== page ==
Secret Girlfriend

Secret Girlfriend by Bria Quinlan. Read May 10-11. 2 stars.

I loved Luke Parker! He’s so sweet! But he didn’t quite make up for all the ridiculous going on in this book. Amy drove me crazy for about the first half of this book. Chris was completely awful during the whole thing and there was no reason for Amy to be so misguided about him. I think the melodrama went on just a little too long, but I did like the ending. And I loved the whole Parker family.

Getting Lucky Number Seven

Getting Lucky Number Seven by Cindi Madsen. Read May 11-12. 3 stars.

I’ve liked some of this author’s other books so I thought I’d give this one try. It was a little more graphic than the others I’ve read which is a downside and very similar to a bunch of other NA books out there, but I liked the main characters and it was an easy read and fit in with my contemporary kick I’m on.

The Dare (The Bet, #3)

The Dare (The Bet #3) by Rachel Van Dyken. Read May 12-15. 1 star.

I started the first book in this series once and couldn’t get through it. I got this one for free so I thought I would give it a try. While there were some humorous moments, the characters weren’t all that likable – I HATED the Grandmother character. I’m glad it was free 🙂   

Cinderella Screwed Me Over

Cinderella Screwed me Over by Cindi Madsen. Read May 13-15. 3.5 stars.

Cute Chick Lit. I liked the “case studies”, though they didn’t really resemble the fairy tale characters they were compared to. I loved Jake and the main character was likable.

The Dead List

The Dead List by Jennifer Armentrout. Read May 24-26. 3.5 Stars.

This book reminded me that I really enjoy JLA’s YA books and it’s a cool idea that she released a whole book for free. This is a draft that wasn’t fully edited and really there weren’t many typos and only one glaring continuity error that I could tell.

I liked the characters. Ella was a good main character and Jensen was a pretty good book boyfriend, though I thought he was a little too domineering at times. The mystery was well done. While there were some parts that I thought were predictable, there were other things that surprised me. I would have liked a little more background from when they were younger and I think it took too long to find out what happened with Penn, but overall it was a good, enjoyable read.

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RE-READS

On the Fence

On The Fence by Kasie West. I’ve really been on a contemporary kick this month and with the anticipation of The Fill-In Boyfriend coming out, I was craving some Kasie West.

The Best Man (Blue Heron, #1)

The Best Man, The Perfect Match, Waiting on You, and In Your Dreams (The Blue Heron series) by Kristan Higgins. What can I say? I love Kristan Higgins. I re-read The Best Man and then I just wanted the rest of the series.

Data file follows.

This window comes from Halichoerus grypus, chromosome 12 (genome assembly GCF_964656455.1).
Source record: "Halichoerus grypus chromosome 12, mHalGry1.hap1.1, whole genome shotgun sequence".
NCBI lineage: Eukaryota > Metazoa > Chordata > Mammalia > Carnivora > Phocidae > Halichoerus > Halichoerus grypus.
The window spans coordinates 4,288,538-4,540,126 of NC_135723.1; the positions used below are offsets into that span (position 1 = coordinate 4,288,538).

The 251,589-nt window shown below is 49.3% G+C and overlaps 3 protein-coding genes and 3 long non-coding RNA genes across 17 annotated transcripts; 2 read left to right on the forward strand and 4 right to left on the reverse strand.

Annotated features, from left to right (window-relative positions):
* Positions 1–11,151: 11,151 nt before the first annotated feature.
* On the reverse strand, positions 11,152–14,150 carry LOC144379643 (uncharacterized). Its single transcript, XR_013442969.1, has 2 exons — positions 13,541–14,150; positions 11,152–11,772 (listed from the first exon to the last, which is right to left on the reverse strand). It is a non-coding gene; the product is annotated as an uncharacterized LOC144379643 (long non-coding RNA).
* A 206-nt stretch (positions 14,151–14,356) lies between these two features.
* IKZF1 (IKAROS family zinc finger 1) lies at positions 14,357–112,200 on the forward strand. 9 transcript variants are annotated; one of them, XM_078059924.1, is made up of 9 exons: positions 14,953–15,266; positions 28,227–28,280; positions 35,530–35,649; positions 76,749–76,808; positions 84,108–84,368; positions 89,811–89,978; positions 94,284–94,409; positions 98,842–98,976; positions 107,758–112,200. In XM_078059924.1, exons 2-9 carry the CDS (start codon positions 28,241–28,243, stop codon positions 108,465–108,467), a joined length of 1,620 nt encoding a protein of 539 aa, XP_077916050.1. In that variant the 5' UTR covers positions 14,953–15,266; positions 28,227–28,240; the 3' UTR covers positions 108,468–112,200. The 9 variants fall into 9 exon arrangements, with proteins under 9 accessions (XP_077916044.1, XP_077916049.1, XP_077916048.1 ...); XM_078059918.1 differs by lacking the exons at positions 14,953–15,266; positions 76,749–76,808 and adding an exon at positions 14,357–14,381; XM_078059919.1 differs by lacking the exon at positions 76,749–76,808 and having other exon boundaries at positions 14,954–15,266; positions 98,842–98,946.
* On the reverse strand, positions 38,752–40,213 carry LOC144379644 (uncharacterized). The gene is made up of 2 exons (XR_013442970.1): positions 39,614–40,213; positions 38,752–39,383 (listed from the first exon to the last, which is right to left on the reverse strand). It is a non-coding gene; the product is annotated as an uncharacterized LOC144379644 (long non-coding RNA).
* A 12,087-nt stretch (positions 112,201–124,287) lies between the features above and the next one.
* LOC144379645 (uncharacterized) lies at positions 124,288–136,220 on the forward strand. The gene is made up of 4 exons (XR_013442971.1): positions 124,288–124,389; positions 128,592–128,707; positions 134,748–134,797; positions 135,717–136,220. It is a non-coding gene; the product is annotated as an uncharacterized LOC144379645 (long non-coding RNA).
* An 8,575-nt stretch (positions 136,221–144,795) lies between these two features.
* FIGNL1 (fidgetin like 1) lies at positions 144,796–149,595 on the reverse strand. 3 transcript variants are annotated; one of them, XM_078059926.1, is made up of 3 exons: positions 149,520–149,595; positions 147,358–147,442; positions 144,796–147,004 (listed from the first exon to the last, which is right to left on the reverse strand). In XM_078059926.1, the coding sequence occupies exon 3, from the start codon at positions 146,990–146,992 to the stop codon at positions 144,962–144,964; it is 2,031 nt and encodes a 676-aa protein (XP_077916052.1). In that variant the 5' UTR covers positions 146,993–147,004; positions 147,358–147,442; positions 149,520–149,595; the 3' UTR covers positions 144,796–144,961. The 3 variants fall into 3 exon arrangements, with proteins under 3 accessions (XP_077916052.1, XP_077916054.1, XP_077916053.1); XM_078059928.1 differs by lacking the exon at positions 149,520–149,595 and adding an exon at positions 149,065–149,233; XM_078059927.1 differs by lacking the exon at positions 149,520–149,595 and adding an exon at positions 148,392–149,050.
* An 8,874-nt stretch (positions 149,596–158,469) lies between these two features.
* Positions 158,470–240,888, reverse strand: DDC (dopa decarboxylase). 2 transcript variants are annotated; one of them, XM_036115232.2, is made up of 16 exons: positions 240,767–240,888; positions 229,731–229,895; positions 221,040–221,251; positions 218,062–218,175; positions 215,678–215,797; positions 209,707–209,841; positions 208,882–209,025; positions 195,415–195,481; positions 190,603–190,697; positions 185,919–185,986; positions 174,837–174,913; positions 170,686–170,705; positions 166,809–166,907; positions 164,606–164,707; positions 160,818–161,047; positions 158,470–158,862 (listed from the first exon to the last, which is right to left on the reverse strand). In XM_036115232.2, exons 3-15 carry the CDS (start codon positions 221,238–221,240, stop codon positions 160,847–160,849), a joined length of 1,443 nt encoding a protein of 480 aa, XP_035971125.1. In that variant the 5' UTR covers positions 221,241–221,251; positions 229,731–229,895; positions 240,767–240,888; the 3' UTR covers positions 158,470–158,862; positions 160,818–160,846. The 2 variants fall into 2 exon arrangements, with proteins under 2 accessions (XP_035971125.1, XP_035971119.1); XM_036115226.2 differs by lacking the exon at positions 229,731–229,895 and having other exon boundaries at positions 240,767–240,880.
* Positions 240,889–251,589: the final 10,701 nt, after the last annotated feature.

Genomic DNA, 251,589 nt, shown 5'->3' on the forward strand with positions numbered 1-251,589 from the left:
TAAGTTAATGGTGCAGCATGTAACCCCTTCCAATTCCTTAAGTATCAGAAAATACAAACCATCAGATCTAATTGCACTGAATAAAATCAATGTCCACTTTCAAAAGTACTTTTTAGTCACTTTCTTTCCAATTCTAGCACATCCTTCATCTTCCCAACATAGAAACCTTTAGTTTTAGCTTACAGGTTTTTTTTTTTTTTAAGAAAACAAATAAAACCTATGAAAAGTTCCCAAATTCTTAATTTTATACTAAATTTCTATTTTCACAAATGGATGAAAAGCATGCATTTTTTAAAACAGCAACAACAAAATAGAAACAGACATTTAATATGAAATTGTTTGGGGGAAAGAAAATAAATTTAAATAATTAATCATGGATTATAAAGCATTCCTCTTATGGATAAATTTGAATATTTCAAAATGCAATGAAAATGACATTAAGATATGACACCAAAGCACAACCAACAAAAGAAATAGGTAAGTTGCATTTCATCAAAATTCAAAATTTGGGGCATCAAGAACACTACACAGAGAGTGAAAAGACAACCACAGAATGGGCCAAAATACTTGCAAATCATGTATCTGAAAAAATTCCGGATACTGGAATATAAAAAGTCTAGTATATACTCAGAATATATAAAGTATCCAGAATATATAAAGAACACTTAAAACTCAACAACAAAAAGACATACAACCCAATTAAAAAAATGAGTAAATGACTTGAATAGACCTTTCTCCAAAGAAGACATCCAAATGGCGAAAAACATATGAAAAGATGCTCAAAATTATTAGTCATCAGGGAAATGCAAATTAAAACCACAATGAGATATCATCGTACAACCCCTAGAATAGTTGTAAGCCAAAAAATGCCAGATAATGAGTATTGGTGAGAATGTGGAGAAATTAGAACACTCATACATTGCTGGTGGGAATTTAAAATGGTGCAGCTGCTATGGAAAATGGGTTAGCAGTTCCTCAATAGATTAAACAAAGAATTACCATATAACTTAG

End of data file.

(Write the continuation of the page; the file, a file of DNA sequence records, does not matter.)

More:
Somebody to Love (Gideon's Cove, #3)

Somebody to Love by Kristan Higgins. This is kind of a sequel to both The Next Best Thing and Catch of the Day. The first time I read this I hadn’t read either of the other novels and I have to say that I enjoyed it much more this second time around, recognizing all of Parker’s friends now.

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BACK ON THE TBR SHELF

End of Days (Penryn and the End of Days, #3)

End of Days (Angelfall #3) by Susan Ee. I think I may need a re-read before I go into this last book. I really didn’t remember much of what happened before and there wasn’t much recap.

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DNF

Taken

Taken by Dee Henderson

I got about a quarter of the way through this book before I decided I needed a break from it. After a couple of weeks I just can’t make myself pick it up again.

I’ve liked many of Henderson’s other novels, but Taken just didn’t do it for me. While I liked Matthew well enough, I just couldn’t stand Shannon. I found her attitude extremely off-putting. I was just really annoyed about how she had a plan in her head of what to do and even though she went to Matthew for help, she refused to listen to any of his input. For the life of me I can’t understand why he catered to her so completely and trusted her so easily.

And while what I read didn’t get very far into romance at all, I can’t really get behind Matthew and Shannon being romantically involved. His first impression of her was how she reminded him of his daughter and that just puts an ick factor to it.

Wish They Wouldn’t: Over Research

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Wish They Would/Wouldn’t Wednesday is my new feature where I talk about things I wish authors would or wouldn’t do. This week’s topic is: Wish They Wouldn’t: Over Research.

I’m not even going to pretend that I know all the hard work that goes into writing a book. Especially when trying to be accurate and authentic within specialized genres like historical fiction or something science-related, justice system-related, etc. A lot of research needs to go into making these stories feel real for the reader.